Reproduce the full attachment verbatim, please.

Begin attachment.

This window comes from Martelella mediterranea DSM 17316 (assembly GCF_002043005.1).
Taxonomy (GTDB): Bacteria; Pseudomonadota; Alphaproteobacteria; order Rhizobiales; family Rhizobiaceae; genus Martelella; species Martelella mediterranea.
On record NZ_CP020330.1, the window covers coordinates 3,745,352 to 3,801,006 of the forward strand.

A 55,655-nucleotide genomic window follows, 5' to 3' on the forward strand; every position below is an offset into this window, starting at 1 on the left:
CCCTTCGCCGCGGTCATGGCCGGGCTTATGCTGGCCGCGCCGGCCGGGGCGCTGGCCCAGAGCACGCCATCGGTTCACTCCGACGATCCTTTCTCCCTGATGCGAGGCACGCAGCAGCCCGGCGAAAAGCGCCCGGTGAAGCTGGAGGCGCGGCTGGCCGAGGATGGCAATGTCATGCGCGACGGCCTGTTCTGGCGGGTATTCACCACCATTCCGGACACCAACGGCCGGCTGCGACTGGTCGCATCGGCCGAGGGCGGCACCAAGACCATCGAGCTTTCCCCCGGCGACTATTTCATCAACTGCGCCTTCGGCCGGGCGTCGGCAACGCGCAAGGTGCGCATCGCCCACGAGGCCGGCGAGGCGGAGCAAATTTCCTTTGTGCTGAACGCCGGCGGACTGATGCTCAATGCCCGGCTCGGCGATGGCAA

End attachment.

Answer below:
This window comes from Martelella mediterranea DSM 17316 (assembly GCF_002043005.1).
Taxonomy (GTDB): Bacteria; Pseudomonadota; Alphaproteobacteria; order Rhizobiales; family Rhizobiaceae; genus Martelella; species Martelella mediterranea.
On record NZ_CP020330.1, the window covers coordinates 3,745,352 to 3,801,006 of the forward strand.

A 55,655-nucleotide genomic window follows, 5' to 3' on the forward strand; every position below is an offset into this window, starting at 1 on the left:
CCCTTCGCCGCGGTCATGGCCGGGCTTATGCTGGCCGCGCCGGCCGGGGCGCTGGCCCAGAGCACGCCATCGGTTCACTCCGACGATCCTTTCTCCCTGATGCGAGGCACGCAGCAGCCCGGCGAAAAGCGCCCGGTGAAGCTGGAGGCGCGGCTGGCCGAGGATGGCAATGTCATGCGCGACGGCCTGTTCTGGCGGGTATTCACCACCATTCCGGACACCAACGGCCGGCTGCGACTGGTCGCATCGGCCGAGGGCGGCACCAAGACCATCGAGCTTTCCCCCGGCGACTATTTCATCAACTGCGCCTTCGGCCGGGCGTCGGCAACGCGCAAGGTGCGCATCGCCCACGAGGCCGGCGAGGCGGAGCAAATTTCCTTTGTGCTGAACGCCGGCGGACTGATGCTCAATGCCCGGCTCGGCGATGGCAA